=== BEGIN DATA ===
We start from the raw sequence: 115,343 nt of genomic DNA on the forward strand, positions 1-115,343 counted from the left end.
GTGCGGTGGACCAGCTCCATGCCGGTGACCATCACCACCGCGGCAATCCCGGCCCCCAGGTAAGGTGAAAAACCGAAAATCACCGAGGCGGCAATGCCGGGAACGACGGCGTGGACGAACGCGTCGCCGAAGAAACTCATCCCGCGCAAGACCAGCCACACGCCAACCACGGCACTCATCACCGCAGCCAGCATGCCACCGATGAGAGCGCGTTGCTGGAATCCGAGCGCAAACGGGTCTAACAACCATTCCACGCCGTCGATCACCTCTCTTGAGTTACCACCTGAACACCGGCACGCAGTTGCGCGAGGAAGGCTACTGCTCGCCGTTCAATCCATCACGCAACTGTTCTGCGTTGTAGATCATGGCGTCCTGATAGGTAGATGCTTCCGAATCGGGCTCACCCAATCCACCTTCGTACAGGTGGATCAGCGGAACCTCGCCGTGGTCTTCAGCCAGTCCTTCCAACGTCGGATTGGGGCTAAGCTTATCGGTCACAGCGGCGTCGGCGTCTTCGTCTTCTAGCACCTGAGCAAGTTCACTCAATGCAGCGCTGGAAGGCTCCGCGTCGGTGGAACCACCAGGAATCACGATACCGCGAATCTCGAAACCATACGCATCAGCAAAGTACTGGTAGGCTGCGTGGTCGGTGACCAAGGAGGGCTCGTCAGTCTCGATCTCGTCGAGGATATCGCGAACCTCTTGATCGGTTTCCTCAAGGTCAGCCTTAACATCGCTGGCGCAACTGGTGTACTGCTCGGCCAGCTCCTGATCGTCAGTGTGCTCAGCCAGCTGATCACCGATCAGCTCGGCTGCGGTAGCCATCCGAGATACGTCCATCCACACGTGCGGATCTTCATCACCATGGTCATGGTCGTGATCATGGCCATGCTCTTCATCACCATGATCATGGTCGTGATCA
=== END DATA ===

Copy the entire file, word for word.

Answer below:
We start from the raw sequence: 115,343 nt of genomic DNA on the forward strand, positions 1-115,343 counted from the left end.
GTGCGGTGGACCAGCTCCATGCCGGTGACCATCACCACCGCGGCAATCCCGGCCCCCAGGTAAGGTGAAAAACCGAAAATCACCGAGGCGGCAATGCCGGGAACGACGGCGTGGACGAACGCGTCGCCGAAGAAACTCATCCCGCGCAAGACCAGCCACACGCCAACCACGGCACTCATCACCGCAGCCAGCATGCCACCGATGAGAGCGCGTTGCTGGAATCCGAGCGCAAACGGGTCTAACAACCATTCCACGCCGTCGATCACCTCTCTTGAGTTACCACCTGAACACCGGCACGCAGTTGCGCGAGGAAGGCTACTGCTCGCCGTTCAATCCATCACGCAACTGTTCTGCGTTGTAGATCATGGCGTCCTGATAGGTAGATGCTTCCGAATCGGGCTCACCCAATCCACCTTCGTACAGGTGGATCAGCGGAACCTCGCCGTGGTCTTCAGCCAGTCCTTCCAACGTCGGATTGGGGCTAAGCTTATCGGTCACAGCGGCGTCGGCGTCTTCGTCTTCTAGCACCTGAGCAAGTTCACTCAATGCAGCGCTGGAAGGCTCCGCGTCGGTGGAACCACCAGGAATCACGATACCGCGAATCTCGAAACCATACGCATCAGCAAAGTACTGGTAGGCTGCGTGGTCGGTGACCAAGGAGGGCTCGTCAGTCTCGATCTCGTCGAGGATATCGCGAACCTCTTGATCGGTTTCCTCAAGGTCAGCCTTAACATCGCTGGCGCAACTGGTGTACTGCTCGGCCAGCTCCTGATCGTCAGTGTGCTCAGCCAGCTGATCACCGATCAGCTCGGCTGCGGTAGCCATCCGAGATACGTCCATCCACACGTGCGGATCTTCATCACCATGGTCATGGTCGTGATCATGGCCATGCTCTTCATCACCATGATCATGGTCGTGATCA